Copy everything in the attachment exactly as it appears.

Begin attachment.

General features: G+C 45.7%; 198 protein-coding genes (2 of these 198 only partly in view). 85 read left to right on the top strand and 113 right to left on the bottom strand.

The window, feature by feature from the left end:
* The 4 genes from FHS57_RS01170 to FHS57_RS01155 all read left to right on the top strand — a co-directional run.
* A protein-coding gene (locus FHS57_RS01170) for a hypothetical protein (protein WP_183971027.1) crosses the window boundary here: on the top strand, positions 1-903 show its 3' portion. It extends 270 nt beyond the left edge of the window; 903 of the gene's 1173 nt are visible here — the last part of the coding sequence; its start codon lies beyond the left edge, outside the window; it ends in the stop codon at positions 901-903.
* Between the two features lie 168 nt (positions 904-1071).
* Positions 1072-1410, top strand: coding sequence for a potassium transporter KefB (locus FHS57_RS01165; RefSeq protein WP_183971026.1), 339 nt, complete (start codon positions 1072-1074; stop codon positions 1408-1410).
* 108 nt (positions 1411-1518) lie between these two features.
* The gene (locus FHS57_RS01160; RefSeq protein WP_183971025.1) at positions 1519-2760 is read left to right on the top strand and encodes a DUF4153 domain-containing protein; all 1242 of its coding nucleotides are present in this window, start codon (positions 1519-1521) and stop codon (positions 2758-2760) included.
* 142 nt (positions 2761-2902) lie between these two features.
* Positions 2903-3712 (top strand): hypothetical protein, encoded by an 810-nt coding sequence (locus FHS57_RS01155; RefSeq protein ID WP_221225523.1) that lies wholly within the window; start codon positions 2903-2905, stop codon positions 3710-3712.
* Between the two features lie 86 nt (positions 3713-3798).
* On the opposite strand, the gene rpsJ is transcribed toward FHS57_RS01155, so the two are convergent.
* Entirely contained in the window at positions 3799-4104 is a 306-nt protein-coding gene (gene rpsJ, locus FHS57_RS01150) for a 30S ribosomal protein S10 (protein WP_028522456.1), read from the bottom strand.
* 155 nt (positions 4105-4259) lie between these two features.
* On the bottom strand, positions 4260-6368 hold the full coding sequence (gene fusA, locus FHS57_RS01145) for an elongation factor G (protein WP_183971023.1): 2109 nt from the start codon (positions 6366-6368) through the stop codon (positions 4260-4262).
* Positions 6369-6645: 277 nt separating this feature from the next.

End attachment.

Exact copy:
General features: G+C 45.7%; 198 protein-coding genes (2 of these 198 only partly in view). 85 read left to right on the top strand and 113 right to left on the bottom strand.

The window, feature by feature from the left end:
* The 4 genes from FHS57_RS01170 to FHS57_RS01155 all read left to right on the top strand — a co-directional run.
* A protein-coding gene (locus FHS57_RS01170) for a hypothetical protein (protein WP_183971027.1) crosses the window boundary here: on the top strand, positions 1-903 show its 3' portion. It extends 270 nt beyond the left edge of the window; 903 of the gene's 1173 nt are visible here — the last part of the coding sequence; its start codon lies beyond the left edge, outside the window; it ends in the stop codon at positions 901-903.
* Between the two features lie 168 nt (positions 904-1071).
* Positions 1072-1410, top strand: coding sequence for a potassium transporter KefB (locus FHS57_RS01165; RefSeq protein WP_183971026.1), 339 nt, complete (start codon positions 1072-1074; stop codon positions 1408-1410).
* 108 nt (positions 1411-1518) lie between these two features.
* The gene (locus FHS57_RS01160; RefSeq protein WP_183971025.1) at positions 1519-2760 is read left to right on the top strand and encodes a DUF4153 domain-containing protein; all 1242 of its coding nucleotides are present in this window, start codon (positions 1519-1521) and stop codon (positions 2758-2760) included.
* 142 nt (positions 2761-2902) lie between these two features.
* Positions 2903-3712 (top strand): hypothetical protein, encoded by an 810-nt coding sequence (locus FHS57_RS01155; RefSeq protein ID WP_221225523.1) that lies wholly within the window; start codon positions 2903-2905, stop codon positions 3710-3712.
* Between the two features lie 86 nt (positions 3713-3798).
* On the opposite strand, the gene rpsJ is transcribed toward FHS57_RS01155, so the two are convergent.
* Entirely contained in the window at positions 3799-4104 is a 306-nt protein-coding gene (gene rpsJ, locus FHS57_RS01150) for a 30S ribosomal protein S10 (protein WP_028522456.1), read from the bottom strand.
* 155 nt (positions 4105-4259) lie between these two features.
* On the bottom strand, positions 4260-6368 hold the full coding sequence (gene fusA, locus FHS57_RS01145) for an elongation factor G (protein WP_183971023.1): 2109 nt from the start codon (positions 6366-6368) through the stop codon (positions 4260-4262).
* Positions 6369-6645: 277 nt separating this feature from the next.